A patient scheduled for elective surgery should generally undergo endoscopy and selective imaging if these investigative studies have not been performed recently. Colonoscopy is warranted to determine the distribution of disease, but upper endoscopy is usually not necessary. Magnetic resonance imaging or computed tomography (CT) enterography is performed to evaluate small bowel involvement in a patient with suggestive symptoms. Rectal compliance and anal sphincter function should be assessed if preservation of the rectum and anal canal is considered. The compliance and sphincter strength can be objectively measured using anorectal physiology testing and subjectively assessed by observing distensibility of the rectum with insufflation during endoscopy and digital examination. A patient who can retain a 150-mL saline enema for at least 5 minutes should experience minimal problems with urgency or seepage after an operation that spares the rectum and anal canal.
The colon is responsible for absorption of water and salt from stool, and the majority of this activity occurs in the midgut portion of the large bowel. This physiologic role helps protect patients against dehydration and electrolyte imbalances. Although the large bowel is dispensable and patients undergoing a colectomy have a normal life expectancy, attempts at preservation of the colon are justified.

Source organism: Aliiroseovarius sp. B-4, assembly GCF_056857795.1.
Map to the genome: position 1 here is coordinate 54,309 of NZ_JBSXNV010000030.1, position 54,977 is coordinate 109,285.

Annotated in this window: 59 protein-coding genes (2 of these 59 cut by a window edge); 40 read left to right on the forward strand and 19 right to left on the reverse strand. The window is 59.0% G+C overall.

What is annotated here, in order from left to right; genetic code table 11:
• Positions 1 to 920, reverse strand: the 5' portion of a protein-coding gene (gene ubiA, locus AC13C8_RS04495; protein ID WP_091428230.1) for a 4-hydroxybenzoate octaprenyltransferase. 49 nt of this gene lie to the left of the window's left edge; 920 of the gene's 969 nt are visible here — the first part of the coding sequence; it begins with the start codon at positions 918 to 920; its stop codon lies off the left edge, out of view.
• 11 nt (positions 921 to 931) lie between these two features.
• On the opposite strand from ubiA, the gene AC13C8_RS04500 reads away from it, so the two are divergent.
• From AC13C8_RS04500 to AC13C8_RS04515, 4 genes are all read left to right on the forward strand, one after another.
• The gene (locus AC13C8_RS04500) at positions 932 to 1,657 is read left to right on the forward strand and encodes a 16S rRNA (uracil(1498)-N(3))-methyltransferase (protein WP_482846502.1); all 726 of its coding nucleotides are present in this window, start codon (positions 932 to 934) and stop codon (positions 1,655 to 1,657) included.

Laboratory, endoscopic, and imaging studies are used to plan the operation so that unanticipated findings are rare. However, patients with large bowel disease must be emotionally prepared for the possibility of a permanent stoma during their lifetime. The incurable nature of the disease causes physicians and surgeons to redirect efforts toward safely restoring a normal quality of life, and many patients equate this goal with avoidance of a permanent stoma. Patient education or experience with a temporary ileostomy often helps alter a patient’s outlook and enables her or him to appreciate that a permanent stoma does not negatively affect quality of life for most ostomates.
A laparoscopic approach to large bowel Crohn disease is associated with an acceptable conversion rate and is generally favored in the elective setting for a patient undergoing a first-time operation for uncomplicated disease. Compared with a conventional open procedure, this laparoscopic approach is associated with reduced postoperative pain, lessened operative morbidity, better cosmesis, and decreased length of stay without an increased risk for disease recurrence.